Last November, I joined Professor Stephen Bainbridge (UCLA Law School) and James Copland (Director, Center for Legal Policy at the Manhattan Institute) in submitting this comment letter opposing ISS' proposal to change its case-by-case approach to stockholder proposals with respect to disclosure of corporate political spending. Much like Captain Louis Renault, I was "shocked, shocked" when ISS ignored our advice and decided that it would generally recommend a "for" vote for these proposals.
Having decided on a one-size-fits all approach, ISS recently announced that it will be hosting a webinar next week on political spending proposals. In this case, I was truly surprised at the lineup that ISS chose for this topic:
Bruce Freed, President, Center for Political Accountability;
- Timothy Smith, Senior Vice President, Walden Asset Management; and
- John Keenan, Corporate Governance Analyst, American Federation of State, County, and Municipal Employees.
This is hardly a balanced panel. A recent study by the Manhattan Institute found that 92% of all political spending resolutions submitted to the nation's largest companies between 2008 and 2011 were sponsored by funds affiliated with labor unions or social and religious institutions. The organizations to be represented at ISS' webinar, and they are the only organizations to be represented, fit this description precisely.
AFSCME is, of course, a labor organization. Walden Asset Management describes itself as "a leader in socially responsible investing". The CPA is an organization that works with advocates stockholder proposals with respect to these proposals.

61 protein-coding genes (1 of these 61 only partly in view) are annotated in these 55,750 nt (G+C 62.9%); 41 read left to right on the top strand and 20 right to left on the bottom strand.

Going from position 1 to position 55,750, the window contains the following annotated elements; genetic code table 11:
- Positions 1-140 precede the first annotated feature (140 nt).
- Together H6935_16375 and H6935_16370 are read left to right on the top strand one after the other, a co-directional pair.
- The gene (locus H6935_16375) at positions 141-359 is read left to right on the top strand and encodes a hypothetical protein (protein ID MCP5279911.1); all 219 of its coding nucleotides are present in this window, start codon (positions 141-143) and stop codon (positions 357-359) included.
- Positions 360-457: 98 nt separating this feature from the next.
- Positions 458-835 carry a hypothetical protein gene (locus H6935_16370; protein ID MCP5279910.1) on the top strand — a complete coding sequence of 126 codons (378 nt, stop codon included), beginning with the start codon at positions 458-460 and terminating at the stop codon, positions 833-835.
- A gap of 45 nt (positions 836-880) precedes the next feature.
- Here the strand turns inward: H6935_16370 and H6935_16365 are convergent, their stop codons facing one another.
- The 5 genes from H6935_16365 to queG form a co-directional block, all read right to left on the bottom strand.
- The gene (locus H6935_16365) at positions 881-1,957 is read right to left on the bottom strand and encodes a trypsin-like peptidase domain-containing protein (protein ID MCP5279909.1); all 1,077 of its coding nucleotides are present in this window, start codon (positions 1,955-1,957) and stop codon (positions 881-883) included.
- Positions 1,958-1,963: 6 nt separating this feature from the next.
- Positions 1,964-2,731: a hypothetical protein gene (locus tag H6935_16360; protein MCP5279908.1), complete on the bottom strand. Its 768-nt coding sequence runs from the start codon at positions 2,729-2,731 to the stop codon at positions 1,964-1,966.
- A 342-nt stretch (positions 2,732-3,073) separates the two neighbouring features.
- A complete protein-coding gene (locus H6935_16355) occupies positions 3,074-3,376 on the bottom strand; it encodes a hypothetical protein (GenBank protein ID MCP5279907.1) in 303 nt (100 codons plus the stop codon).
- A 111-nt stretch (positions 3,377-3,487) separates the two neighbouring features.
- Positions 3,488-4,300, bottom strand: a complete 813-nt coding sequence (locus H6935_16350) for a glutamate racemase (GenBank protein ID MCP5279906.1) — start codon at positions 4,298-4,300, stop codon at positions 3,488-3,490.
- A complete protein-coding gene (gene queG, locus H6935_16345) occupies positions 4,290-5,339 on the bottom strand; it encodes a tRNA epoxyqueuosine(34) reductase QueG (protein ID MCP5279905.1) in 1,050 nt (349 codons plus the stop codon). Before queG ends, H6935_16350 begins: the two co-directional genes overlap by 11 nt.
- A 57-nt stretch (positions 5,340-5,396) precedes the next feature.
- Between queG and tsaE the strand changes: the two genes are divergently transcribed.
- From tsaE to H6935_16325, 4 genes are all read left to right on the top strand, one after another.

The composition of ISS' panel raises the question of whether ISS has moved from providing advice to advocacy. It also raises very serious questions for those who pay ISS for proxy advisory services.
- Does ISS provide neutral and balanced advice?
- Is a one-size-fits-all approach consistent with the fiduciary duty of fund advisors and others who hire ISS?
- If ISS isn't performing a case-by-case analysis, what exactly is the advice that they are being paid to provide?
- Is one size-fits-all advice really appropriate for every issuer?
Last year, the Securities and Exchange Commission took note of concerns about one-size-fits all advice from proxy advisory firms, noting that "a policy that would benefit some issuers, but that is less suitable for other issuers, might not receive a positive recommendation, making it less likely to be approved by shareholders." See Concept Release on U.S. Proxy System. The SEC also noted that this isn't just a problem for U.S. proxy participants. In Corporate Governance and Financial Crisis, the Organization For Economic Co-Operation and Development, a group of 30 democratic countries, expressed concern that there is a danger of one-size-fits-all voting advice.